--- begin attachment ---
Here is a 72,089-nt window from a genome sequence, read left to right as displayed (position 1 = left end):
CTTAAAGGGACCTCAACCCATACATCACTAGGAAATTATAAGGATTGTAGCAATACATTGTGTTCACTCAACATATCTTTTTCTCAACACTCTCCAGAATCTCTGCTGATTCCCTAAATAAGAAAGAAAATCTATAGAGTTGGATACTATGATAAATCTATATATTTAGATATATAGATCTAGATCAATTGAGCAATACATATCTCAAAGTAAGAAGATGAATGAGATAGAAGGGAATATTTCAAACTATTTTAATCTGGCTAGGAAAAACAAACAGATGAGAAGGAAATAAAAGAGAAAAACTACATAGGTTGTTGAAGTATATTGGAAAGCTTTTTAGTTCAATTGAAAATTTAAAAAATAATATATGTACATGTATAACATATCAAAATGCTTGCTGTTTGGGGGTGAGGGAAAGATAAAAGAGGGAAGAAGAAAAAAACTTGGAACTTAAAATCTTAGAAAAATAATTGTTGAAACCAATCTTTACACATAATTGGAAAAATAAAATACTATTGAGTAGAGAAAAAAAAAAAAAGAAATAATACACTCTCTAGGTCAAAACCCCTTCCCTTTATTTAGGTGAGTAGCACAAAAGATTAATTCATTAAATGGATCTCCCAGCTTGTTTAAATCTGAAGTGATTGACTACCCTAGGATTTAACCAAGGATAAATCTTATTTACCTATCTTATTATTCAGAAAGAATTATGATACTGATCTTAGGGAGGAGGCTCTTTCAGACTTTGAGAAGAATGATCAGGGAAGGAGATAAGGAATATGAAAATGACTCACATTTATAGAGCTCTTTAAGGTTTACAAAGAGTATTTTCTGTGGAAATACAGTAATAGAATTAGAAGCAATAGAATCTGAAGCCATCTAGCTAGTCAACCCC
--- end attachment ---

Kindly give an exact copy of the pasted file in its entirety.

Here is a 72,089-nt window from a genome sequence, read left to right as displayed (position 1 = left end):
CTTAAAGGGACCTCAACCCATACATCACTAGGAAATTATAAGGATTGTAGCAATACATTGTGTTCACTCAACATATCTTTTTCTCAACACTCTCCAGAATCTCTGCTGATTCCCTAAATAAGAAAGAAAATCTATAGAGTTGGATACTATGATAAATCTATATATTTAGATATATAGATCTAGATCAATTGAGCAATACATATCTCAAAGTAAGAAGATGAATGAGATAGAAGGGAATATTTCAAACTATTTTAATCTGGCTAGGAAAAACAAACAGATGAGAAGGAAATAAAAGAGAAAAACTACATAGGTTGTTGAAGTATATTGGAAAGCTTTTTAGTTCAATTGAAAATTTAAAAAATAATATATGTACATGTATAACATATCAAAATGCTTGCTGTTTGGGGGTGAGGGAAAGATAAAAGAGGGAAGAAGAAAAAAACTTGGAACTTAAAATCTTAGAAAAATAATTGTTGAAACCAATCTTTACACATAATTGGAAAAATAAAATACTATTGAGTAGAGAAAAAAAAAAAAAGAAATAATACACTCTCTAGGTCAAAACCCCTTCCCTTTATTTAGGTGAGTAGCACAAAAGATTAATTCATTAAATGGATCTCCCAGCTTGTTTAAATCTGAAGTGATTGACTACCCTAGGATTTAACCAAGGATAAATCTTATTTACCTATCTTATTATTCAGAAAGAATTATGATACTGATCTTAGGGAGGAGGCTCTTTCAGACTTTGAGAAGAATGATCAGGGAAGGAGATAAGGAATATGAAAATGACTCACATTTATAGAGCTCTTTAAGGTTTACAAAGAGTATTTTCTGTGGAAATACAGTAATAGAATTAGAAGCAATAGAATCTGAAGCCATCTAGCTAGTCAACCCC